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All Tables

Table 1.

Properties of X8 between 2006 and 2016.

Table 2.

Detected blueshifted [Fe III] line velocities of X7 and X8 in 2015.

All Figures

thumbnail Fig. 1.

Finding chart of the GC. This is a K-band image of the 2015 observations and is extracted from the associated H+K SINFONI data cube. In the lower left corner, the extracted PSF of S2 of the data cube is shown as a gray elliptical patch. The black cross next to the B2V star S2 marks the position of Sgr A*. North is up, east is to the left. The length of the black bar in the lower left quadrant is or 100 mas. The green contour indicates the position of the X8 source, and the yellow contour determines the bow-shock object X7. These contours are based on the peak intensity (green line: 62% and 84%, yellow line: 42% and 73%) of the blueshifted Brγ line maps that are extracted from the H+K SINFONI data cube. The full size of the bow-shock source X7 cannot be shown because the FOV is limited by the observations.

Open with DEXTER
In the text
thumbnail Fig. 2.

Galactic center in 2012 observed with SINFONI with a DIT of 600 s for each single data cube. In total, 61 data cubes are combined with an integrated exposure time of 610 min. The resulting on-source exposure time of the final data cube is around 10 h. North is up, east is to the left. The lime contour lines are based on the middle high-pass filtered image. It shows matching positions for the stars in the left K-band image. It is extracted from the SINFONI H+K data cube. The cross marks the position of Sgr A*. The magenta dashed circle indicates the position of S41. This S-star is in superposition with X8, which is displayed in the right image (bright white object in the lower right corner). This subplot is a blueshifted line map with respect to the Brγ rest wavelength at 2.1661 μm.

Open with DEXTER
In the text
thumbnail Fig. 3.

Galactic center in 2013. The on-source observation time is almost 30 h. Here we extracted a K-band image from the final data cube. On the right side, a zoomed-in and low-pass filtered image of the green rectangle area is presented. The green dashed circle shows the position of X8. The contour line is based on the blueshifted Brγ line map of 2013.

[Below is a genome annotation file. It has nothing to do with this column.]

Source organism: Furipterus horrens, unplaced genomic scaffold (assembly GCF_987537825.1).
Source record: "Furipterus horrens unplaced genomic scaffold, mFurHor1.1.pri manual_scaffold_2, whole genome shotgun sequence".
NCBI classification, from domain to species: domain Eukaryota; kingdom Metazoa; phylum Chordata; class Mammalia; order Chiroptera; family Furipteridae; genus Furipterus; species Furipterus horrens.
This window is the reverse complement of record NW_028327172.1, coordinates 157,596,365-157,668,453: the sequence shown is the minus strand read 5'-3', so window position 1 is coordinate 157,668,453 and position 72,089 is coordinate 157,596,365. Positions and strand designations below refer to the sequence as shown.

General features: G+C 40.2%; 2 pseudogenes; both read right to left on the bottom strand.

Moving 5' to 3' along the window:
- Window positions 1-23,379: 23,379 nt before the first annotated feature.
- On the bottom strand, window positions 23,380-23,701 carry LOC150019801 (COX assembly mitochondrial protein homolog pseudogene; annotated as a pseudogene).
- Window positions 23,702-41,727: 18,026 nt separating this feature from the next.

Open with DEXTER
In the text
thumbnail Fig. 4.

Blueshifted Brγ line maps of the GC at 2.164 μm (left) that are based on the data sets of 2006, 2012, and 2015. The green contour lines are extracted from the K-band continuum emission of the associated data cubes. Sgr A* is located at the cross, the S star S2 is labeled. The arrow points toward the position of X8 in the blueshifted Brγ line maps in 2006, 2012, and 2015. The cross is centered on SgrA* in every year. The arrow is fixed on the position of X8 in 2006 to show the proper motion. On the right side, the K-band spectrum between 2.0 μm–2.4 μm of X8 is presented. The intensity is given in arbitrary units (a.u.), and the blueshifted HeI and Brγ line are framed with a dashed line. The spectrum of 2012 and 2015 shows the blueshifted [Fe III] multiplet 3G − 3H at 2.1410 μm, 2.2142 μm, 2.2379 μm, and 2.3436 μm.

Open with DEXTER
In the text
thumbnail Fig. 5.

Stacked Brγ line map showing X8. The image is based on the 2006, 2012, 2013, 2015, and 2016 data sets. The data sets of 2008, 2009, 2010, 2011, and 2014 partially cover the X8 emission area or show effects from a reduced S/N. Because non-continuous effects can be found at the border of the data cube, the data sets of 2008, 2009, 2010, 2011, and 2014 were excluded from the stacking. The low S/N reflects that only a few exposures cover the X8 emission area or that the data-cube correction was unsatisfactory. Because the single Brγ line maps of 2006, 2012, 2013, 2015, and 2016 are centered on X8, the stacked figure implies an apparent movement of Sgr A*, which is indicated by a green cross. The y-axis of the white patch in the upper left corner is in arbitrary units (a.u.).

Open with DEXTER
In the text
thumbnail Fig. 6.

Line-of-sight of X8 between 2006 and 2016. It is based on the blueshifted centroid Brγ (red data points) and HeI (blue data points) velocity of X8 with an error of ±20 km s−1 for every data point. The dashed line represents a linear fit to the blueshifted Brγ data points.